I.J. "Irish" Degnan: "Our antennae stuck up in the air about 15 feet, making our presence a prime target. The infantry men on the beach let us know in no uncertain terms that we were not welcome in their area."

Malcolm Edwards: "It was sort of strange to be up there with this tremendous thing happening and nobody, none of the civilians knew about it."

Joseph Henry Esclavon: "Your mind would look at it and see it, but your brain couldn't grasp the multitude of ships that were already on fire and sinking."

Bernard S. Feinberg: "No sense dying here, men. Let's go up on the hill and die." And with these words, he started to tap soldiers on their butts and said, "29 -- Let's go!"

Maro P. Flagg: "The chaplain offered prayers, and to tell the truth, his knees were really shaking."

Roy Aaron Ford: "As we arrived on the beach, we could see human bodies floating around in the shallow water like logs."

Sam G. Gibbons: "I jumped up out of the ditch, took about six fast paces and took cover behind a concrete telephone pole. It wasn't very good protection, but it was better than I had had."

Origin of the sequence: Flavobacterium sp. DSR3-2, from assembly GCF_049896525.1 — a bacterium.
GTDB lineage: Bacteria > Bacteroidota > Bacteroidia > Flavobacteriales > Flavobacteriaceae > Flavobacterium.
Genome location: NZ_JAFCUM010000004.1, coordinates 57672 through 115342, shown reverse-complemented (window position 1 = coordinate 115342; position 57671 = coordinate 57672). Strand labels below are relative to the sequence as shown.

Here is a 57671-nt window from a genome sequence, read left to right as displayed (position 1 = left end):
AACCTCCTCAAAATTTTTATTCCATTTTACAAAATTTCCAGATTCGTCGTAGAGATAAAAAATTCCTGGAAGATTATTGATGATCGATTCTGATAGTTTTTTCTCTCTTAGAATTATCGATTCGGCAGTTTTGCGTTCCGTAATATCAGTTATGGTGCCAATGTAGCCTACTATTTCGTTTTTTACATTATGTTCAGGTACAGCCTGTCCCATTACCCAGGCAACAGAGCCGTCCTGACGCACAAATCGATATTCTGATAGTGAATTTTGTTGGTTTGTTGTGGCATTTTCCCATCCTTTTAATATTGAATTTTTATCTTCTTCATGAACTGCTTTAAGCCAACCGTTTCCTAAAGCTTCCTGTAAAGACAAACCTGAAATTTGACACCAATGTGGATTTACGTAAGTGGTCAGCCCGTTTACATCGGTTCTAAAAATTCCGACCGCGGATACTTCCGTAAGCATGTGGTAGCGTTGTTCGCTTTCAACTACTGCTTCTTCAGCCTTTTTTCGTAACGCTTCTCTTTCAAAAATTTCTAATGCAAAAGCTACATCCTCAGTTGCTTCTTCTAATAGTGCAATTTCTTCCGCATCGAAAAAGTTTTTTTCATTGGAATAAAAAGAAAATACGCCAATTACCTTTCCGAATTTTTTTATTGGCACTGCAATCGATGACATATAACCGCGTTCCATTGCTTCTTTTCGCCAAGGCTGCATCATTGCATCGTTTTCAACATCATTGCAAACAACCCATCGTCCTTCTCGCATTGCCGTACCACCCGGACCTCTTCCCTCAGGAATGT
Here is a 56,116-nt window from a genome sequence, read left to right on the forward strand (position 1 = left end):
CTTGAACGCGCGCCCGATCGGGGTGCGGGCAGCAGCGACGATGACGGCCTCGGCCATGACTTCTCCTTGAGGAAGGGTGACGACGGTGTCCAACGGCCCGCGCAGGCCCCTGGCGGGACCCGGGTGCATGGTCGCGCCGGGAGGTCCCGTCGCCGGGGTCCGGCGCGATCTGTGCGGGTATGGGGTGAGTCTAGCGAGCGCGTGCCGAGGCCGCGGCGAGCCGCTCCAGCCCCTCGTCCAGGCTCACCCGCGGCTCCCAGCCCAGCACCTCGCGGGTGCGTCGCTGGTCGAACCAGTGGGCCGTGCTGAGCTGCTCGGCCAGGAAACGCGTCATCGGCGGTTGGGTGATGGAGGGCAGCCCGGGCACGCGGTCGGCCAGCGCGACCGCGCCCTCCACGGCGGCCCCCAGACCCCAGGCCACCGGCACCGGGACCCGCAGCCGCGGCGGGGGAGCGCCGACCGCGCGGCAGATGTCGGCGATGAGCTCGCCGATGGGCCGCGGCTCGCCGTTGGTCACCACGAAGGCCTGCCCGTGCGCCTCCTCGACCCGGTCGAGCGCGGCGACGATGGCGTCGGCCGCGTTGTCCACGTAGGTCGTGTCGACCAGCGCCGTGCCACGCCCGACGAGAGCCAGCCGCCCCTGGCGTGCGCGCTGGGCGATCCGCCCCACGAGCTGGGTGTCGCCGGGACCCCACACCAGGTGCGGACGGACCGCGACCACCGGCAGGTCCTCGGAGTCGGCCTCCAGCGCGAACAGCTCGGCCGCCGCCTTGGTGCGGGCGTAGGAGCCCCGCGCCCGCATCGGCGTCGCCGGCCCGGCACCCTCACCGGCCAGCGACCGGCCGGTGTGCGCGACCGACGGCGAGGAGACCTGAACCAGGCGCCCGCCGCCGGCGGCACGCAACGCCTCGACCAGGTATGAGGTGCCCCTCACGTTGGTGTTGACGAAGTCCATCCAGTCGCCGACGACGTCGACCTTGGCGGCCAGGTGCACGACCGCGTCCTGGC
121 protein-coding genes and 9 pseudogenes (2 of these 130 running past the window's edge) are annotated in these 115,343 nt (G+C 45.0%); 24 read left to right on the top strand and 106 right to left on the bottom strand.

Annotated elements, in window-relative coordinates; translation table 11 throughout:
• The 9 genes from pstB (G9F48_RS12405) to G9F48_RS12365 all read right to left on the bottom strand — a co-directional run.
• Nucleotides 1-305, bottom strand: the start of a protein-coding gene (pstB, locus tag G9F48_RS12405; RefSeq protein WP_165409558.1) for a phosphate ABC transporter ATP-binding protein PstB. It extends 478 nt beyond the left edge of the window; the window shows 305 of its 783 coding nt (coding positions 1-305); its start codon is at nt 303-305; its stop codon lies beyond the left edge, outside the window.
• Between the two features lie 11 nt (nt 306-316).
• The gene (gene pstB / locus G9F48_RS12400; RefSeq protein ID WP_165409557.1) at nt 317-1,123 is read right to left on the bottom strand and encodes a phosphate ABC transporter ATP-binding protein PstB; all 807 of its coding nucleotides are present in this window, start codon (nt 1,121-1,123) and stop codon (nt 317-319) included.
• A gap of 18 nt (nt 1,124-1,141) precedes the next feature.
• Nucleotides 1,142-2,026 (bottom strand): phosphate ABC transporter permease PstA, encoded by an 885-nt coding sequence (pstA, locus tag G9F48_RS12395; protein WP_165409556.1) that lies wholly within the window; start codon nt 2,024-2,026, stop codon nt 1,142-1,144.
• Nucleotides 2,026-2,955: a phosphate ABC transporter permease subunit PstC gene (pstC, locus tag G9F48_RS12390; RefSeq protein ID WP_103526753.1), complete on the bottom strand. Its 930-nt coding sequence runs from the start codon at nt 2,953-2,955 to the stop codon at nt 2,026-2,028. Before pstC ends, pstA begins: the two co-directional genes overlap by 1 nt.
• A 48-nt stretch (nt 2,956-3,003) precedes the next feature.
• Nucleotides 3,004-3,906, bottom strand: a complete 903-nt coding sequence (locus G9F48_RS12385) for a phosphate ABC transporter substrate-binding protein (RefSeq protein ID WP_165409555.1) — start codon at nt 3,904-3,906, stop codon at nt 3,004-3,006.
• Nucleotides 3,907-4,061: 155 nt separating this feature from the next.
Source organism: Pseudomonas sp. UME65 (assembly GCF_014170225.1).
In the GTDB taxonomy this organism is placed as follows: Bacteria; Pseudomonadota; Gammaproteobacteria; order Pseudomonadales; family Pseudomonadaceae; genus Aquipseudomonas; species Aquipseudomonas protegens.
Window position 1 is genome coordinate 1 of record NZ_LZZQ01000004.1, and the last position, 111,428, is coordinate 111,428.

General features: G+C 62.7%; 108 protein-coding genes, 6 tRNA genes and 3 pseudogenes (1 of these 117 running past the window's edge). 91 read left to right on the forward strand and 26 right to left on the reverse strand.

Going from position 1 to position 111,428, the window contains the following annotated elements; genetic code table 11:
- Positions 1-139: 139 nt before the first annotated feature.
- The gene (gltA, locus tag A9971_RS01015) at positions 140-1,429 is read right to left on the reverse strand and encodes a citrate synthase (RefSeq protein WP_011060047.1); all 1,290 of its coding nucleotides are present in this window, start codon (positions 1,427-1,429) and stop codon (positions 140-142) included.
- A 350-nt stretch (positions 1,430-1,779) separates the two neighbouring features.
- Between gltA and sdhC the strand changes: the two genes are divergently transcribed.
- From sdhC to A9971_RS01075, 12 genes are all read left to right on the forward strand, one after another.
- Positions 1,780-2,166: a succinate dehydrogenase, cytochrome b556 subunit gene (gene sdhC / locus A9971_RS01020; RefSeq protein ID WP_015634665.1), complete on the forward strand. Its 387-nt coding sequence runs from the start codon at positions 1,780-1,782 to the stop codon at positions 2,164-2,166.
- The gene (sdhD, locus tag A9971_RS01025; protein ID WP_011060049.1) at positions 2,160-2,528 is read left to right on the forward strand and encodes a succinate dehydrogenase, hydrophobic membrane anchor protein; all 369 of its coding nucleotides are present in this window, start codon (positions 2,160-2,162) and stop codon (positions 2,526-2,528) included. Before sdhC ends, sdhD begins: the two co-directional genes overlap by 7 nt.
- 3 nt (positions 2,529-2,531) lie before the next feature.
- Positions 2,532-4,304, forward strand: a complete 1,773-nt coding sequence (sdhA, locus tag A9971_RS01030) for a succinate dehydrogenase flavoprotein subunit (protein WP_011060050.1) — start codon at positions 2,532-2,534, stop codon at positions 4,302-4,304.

George Thomas Poe: "Some say it was the longest day, but it was kind of short for me."

Charles Roland: "All that day and night and the following day we were assaulted front and flank."

William D. Townsley: "I thought if I live through this it would have been the biggest Fourth of July I have ever seen in my whole life."

More D-Day Features

10 Incredible Facts About D-Day

A Hero of D-Day made VE Day Possible

5 Things You Don't Know About D-Day

What If D-Day Failed? A Message from General Eisenhower

'Tactical Surprise': The Assault on Utah Beach

D-Day 74: Jumping to Honor the Greatest Generation

From 'Big Week' to the Big Day: Aerial Attacks Prior to D-Day

Freeing a Continent: Airborne Forces on D-Day

The Fate of One American D-Day Flag

British D-Day Hero's Emotional Return to Normandy

D-Day 1944: A Day of Battle in France and Prayer at Home